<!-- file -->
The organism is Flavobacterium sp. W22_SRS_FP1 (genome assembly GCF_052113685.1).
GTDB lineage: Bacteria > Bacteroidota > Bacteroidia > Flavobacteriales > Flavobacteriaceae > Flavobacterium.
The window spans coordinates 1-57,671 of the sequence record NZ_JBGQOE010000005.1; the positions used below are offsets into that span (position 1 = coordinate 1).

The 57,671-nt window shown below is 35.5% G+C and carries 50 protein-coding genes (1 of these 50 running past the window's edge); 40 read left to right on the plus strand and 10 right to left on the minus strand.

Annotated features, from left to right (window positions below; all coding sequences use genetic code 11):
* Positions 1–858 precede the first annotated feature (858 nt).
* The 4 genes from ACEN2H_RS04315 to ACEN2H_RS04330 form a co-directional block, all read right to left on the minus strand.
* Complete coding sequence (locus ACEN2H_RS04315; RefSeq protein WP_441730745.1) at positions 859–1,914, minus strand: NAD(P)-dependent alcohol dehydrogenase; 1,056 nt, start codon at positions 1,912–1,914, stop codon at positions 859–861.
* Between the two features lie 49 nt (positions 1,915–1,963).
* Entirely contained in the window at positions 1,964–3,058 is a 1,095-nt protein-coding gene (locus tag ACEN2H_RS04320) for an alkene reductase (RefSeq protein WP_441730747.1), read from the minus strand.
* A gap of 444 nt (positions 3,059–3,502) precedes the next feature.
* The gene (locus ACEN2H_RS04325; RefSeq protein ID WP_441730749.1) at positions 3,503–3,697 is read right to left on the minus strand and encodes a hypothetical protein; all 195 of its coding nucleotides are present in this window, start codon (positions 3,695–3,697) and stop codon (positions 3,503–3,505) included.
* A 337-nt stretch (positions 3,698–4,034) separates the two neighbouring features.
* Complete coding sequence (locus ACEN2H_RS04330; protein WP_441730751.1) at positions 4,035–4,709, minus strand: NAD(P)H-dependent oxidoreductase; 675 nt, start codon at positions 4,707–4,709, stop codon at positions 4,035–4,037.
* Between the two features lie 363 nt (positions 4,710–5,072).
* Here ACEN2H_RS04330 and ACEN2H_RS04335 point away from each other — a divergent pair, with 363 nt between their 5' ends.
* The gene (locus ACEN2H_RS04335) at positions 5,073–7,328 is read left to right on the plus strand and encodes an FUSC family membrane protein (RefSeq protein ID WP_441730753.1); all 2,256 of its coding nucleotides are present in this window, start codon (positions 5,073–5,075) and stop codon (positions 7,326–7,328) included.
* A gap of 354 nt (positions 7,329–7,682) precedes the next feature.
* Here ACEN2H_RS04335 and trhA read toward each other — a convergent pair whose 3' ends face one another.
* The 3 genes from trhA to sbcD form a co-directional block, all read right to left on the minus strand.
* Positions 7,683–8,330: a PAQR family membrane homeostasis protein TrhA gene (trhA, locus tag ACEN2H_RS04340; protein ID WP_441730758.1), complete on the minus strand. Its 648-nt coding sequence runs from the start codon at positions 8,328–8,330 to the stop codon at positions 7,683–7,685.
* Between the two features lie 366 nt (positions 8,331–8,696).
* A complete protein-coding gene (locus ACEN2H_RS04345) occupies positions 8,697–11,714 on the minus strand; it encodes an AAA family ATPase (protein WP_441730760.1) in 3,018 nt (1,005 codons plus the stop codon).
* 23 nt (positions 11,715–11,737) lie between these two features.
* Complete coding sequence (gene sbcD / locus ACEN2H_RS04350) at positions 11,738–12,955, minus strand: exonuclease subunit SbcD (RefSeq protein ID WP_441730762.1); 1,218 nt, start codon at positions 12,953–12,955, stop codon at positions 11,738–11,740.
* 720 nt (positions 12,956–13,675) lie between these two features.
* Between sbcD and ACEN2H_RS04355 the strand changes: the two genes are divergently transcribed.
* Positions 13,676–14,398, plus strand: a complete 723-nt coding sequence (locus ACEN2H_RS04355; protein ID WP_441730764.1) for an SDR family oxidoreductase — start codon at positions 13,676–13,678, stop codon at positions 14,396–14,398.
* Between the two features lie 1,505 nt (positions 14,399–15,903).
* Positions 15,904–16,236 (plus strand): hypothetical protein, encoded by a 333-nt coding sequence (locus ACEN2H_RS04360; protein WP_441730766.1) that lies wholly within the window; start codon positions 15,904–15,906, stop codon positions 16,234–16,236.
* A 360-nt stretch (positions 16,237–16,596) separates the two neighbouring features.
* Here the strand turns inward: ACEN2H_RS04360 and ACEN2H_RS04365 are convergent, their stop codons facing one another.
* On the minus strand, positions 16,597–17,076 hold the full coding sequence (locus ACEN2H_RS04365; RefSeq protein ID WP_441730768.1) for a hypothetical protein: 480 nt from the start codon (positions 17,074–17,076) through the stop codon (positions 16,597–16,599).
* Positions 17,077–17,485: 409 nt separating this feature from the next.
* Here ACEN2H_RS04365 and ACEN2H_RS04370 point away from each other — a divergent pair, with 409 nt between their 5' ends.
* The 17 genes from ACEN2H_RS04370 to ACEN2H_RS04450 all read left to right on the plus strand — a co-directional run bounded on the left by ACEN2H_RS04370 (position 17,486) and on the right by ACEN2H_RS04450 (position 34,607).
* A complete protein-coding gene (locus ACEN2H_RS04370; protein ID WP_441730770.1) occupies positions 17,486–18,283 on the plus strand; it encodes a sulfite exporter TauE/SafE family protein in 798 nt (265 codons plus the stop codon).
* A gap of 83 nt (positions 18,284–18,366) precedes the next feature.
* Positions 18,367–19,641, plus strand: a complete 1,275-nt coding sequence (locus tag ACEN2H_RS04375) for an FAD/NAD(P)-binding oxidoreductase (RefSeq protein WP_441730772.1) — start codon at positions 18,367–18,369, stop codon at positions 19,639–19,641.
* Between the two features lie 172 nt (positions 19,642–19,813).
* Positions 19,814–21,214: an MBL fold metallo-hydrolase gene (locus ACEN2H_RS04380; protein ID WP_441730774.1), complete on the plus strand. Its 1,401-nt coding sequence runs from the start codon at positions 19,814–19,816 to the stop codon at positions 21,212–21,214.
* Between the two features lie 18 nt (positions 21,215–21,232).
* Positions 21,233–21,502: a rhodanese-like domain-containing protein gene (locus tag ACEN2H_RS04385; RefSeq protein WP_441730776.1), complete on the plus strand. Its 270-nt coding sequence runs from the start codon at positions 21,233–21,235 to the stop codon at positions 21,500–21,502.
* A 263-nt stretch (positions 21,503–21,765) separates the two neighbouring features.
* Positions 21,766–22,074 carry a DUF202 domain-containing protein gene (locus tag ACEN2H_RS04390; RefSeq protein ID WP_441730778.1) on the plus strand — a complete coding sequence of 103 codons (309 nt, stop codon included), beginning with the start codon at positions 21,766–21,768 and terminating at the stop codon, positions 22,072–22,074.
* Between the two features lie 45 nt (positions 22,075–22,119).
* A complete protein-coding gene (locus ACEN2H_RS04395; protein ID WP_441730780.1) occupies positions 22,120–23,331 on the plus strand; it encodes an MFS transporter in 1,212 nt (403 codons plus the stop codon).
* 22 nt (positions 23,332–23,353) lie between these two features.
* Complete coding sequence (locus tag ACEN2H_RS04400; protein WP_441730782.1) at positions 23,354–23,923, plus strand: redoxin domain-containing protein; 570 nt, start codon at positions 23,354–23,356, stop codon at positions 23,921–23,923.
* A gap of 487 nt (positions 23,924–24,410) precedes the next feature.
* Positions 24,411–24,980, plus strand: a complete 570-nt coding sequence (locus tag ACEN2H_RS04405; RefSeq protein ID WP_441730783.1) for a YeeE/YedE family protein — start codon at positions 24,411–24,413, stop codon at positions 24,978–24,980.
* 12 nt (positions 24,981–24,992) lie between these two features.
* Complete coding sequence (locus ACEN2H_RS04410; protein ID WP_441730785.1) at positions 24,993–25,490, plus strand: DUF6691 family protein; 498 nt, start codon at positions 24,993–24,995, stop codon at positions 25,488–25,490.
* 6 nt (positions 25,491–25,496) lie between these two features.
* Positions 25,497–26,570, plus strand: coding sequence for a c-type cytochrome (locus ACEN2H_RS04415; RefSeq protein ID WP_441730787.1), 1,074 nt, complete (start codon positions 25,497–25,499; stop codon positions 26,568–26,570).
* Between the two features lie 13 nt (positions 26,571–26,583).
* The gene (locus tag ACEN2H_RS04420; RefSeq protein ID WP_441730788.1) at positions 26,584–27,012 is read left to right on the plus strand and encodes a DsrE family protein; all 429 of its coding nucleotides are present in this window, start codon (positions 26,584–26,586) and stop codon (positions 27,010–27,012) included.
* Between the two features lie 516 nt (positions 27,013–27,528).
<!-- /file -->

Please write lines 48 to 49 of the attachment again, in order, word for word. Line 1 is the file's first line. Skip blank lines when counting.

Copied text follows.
* 22 nt (positions 23,332–23,353) lie between these two features.
* Complete coding sequence (locus tag ACEN2H_RS04400; protein WP_441730782.1) at positions 23,354–23,923, plus strand: redoxin domain-containing protein; 570 nt, start codon at positions 23,354–23,356, stop codon at positions 23,921–23,923.